“We have the inherent advantages of owning a data centre but, for our one, we didn’t need to prepare a physical space for it. And we gained the capability to be able to move it according to construction needs,” Villa explained.
What is the on-prem data centre enabling the Sagrada Familia to achieve?
Once deployed, the church’s data centre was used to more efficiently manage ticketing admissions, retail operations and video surveillance.
“We have a large volume of tickets daily and, as we almost have zero latency to our servers and systems, we can deal with such a high quantity without negatively impacting the quality of service,” Villa added.
Plus, by keeping the data centre on-site, the team could ensure that concerns surrounding both latency and security were fully managed.
Then, alongside the immediate practical applications, there’s the scope to implement data-driven technologies.
Futuristic technologies like the metaverse and augmented reality (AR) are still very much in their early days, and they are far from losing their novelty factor. As a result, many organisations in the world’s entertainment and tourism industries are investing in their adoption to give visitors an bonus element to the experience.
If we take AR as an example, this immersive technology has proven to be hugely popular within the global tourism and travel industry.
AR has huge potential scope for enhancing ‘smart tourism’ experiences, including everything from AR tours and tour guides, to immersive on-location experiences.
And many of the world’s leading travel and tourism companies are keen to get on board, with big names including Airbnb, Delta Air Lines, easyJet, Kayak, Marriott, TUI and the Virgin Group all investing in the future of AR technologies.
Never one to fall behind on trends, the Sagrada Familia is also using data-driven technologies in a wide variety of exciting ways.
Villa said that the team is working to deploy technologies across a number of key customer relationship and customer experience areas. These include VR, AR, an external people counter, and a unified comms.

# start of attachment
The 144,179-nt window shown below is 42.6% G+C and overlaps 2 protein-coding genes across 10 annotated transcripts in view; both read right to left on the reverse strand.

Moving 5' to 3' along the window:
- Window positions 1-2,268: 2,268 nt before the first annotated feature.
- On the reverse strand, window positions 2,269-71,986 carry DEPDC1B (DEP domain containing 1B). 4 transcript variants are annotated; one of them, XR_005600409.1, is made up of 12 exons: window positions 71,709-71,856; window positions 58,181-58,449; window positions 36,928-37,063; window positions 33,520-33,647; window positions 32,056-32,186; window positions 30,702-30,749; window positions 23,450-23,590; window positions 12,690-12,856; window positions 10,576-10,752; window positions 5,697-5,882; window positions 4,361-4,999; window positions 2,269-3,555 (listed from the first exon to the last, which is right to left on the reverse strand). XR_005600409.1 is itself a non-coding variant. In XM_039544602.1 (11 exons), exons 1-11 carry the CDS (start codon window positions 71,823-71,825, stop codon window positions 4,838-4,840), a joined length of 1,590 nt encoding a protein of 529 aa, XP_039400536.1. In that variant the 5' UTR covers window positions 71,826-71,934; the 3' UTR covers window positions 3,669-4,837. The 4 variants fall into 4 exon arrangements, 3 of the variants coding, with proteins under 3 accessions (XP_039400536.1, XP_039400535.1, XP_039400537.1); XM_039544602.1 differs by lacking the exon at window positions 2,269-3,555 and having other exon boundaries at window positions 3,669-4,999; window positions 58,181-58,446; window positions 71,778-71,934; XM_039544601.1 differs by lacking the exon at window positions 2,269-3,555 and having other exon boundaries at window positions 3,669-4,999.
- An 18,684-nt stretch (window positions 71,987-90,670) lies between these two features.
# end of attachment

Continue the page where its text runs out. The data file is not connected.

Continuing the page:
But these technologies are also equally beneficial to the maintenance of the historic site. In fact, they are proving to be instrumental in the next phase of its construction.
“There are technologies that we already have on agenda for their practical applications. One example is the application of AR for the maintenance of facilities and deep learning in the security and tourism scopes,” said Villa.
The Sagrada Familia is one of the world’s most famous unfinished attractions. Since Gaudi died without completing his masterpiece, it was left to his successors to finish the church. Yet his notoriously elaborate and exceptionally distinctive design style meant that this was no mean feat.
However, in more recent years, this decades-long construction project has been able to use AR, VR and 3D printing to create designs that achieve a more authentic extension of Gaudi’s.
“We use 3D printing to see models and designs in volume. With VR, an architect can develop the 3D model on their computer and, in just a few minutes, after transferring the model to VR glasses, they can see the model from any point of view (including from inside) and experience the immersion in the vision of the space that is being developed,” Villa explained.
In this way, the data centre and the data-driven technologies that it enables are proving instrumental in the next phase of the Sagrada’s life.